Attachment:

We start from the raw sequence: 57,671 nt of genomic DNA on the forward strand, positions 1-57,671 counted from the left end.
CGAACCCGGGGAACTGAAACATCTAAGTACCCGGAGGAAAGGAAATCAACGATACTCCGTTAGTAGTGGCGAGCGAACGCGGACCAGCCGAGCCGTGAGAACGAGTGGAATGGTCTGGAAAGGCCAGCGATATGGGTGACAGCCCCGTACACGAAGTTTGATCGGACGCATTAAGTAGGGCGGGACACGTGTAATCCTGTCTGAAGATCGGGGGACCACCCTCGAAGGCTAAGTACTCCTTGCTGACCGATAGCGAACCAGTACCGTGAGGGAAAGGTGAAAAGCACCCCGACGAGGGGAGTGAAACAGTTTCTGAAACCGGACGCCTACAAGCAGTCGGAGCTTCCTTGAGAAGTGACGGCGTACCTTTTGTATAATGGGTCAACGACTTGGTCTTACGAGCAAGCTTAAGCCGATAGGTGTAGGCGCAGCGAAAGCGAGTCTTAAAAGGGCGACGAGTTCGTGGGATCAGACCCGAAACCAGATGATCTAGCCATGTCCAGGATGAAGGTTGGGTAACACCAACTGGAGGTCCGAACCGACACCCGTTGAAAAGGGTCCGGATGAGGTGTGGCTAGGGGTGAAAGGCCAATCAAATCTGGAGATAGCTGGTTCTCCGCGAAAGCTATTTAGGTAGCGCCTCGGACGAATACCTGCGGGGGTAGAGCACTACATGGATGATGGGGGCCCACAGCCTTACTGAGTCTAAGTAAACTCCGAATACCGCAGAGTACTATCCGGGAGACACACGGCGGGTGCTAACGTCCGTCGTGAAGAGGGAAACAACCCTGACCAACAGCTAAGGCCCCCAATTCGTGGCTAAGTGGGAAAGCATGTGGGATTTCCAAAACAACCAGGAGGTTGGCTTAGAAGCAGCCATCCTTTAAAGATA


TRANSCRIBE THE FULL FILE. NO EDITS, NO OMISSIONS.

We start from the raw sequence: 57,671 nt of genomic DNA on the forward strand, positions 1-57,671 counted from the left end.
CGAACCCGGGGAACTGAAACATCTAAGTACCCGGAGGAAAGGAAATCAACGATACTCCGTTAGTAGTGGCGAGCGAACGCGGACCAGCCGAGCCGTGAGAACGAGTGGAATGGTCTGGAAAGGCCAGCGATATGGGTGACAGCCCCGTACACGAAGTTTGATCGGACGCATTAAGTAGGGCGGGACACGTGTAATCCTGTCTGAAGATCGGGGGACCACCCTCGAAGGCTAAGTACTCCTTGCTGACCGATAGCGAACCAGTACCGTGAGGGAAAGGTGAAAAGCACCCCGACGAGGGGAGTGAAACAGTTTCTGAAACCGGACGCCTACAAGCAGTCGGAGCTTCCTTGAGAAGTGACGGCGTACCTTTTGTATAATGGGTCAACGACTTGGTCTTACGAGCAAGCTTAAGCCGATAGGTGTAGGCGCAGCGAAAGCGAGTCTTAAAAGGGCGACGAGTTCGTGGGATCAGACCCGAAACCAGATGATCTAGCCATGTCCAGGATGAAGGTTGGGTAACACCAACTGGAGGTCCGAACCGACACCCGTTGAAAAGGGTCCGGATGAGGTGTGGCTAGGGGTGAAAGGCCAATCAAATCTGGAGATAGCTGGTTCTCCGCGAAAGCTATTTAGGTAGCGCCTCGGACGAATACCTGCGGGGGTAGAGCACTACATGGATGATGGGGGCCCACAGCCTTACTGAGTCTAAGTAAACTCCGAATACCGCAGAGTACTATCCGGGAGACACACGGCGGGTGCTAACGTCCGTCGTGAAGAGGGAAACAACCCTGACCAACAGCTAAGGCCCCCAATTCGTGGCTAAGTGGGAAAGCATGTGGGATTTCCAAAACAACCAGGAGGTTGGCTTAGAAGCAGCCATCCTTTAAAGATA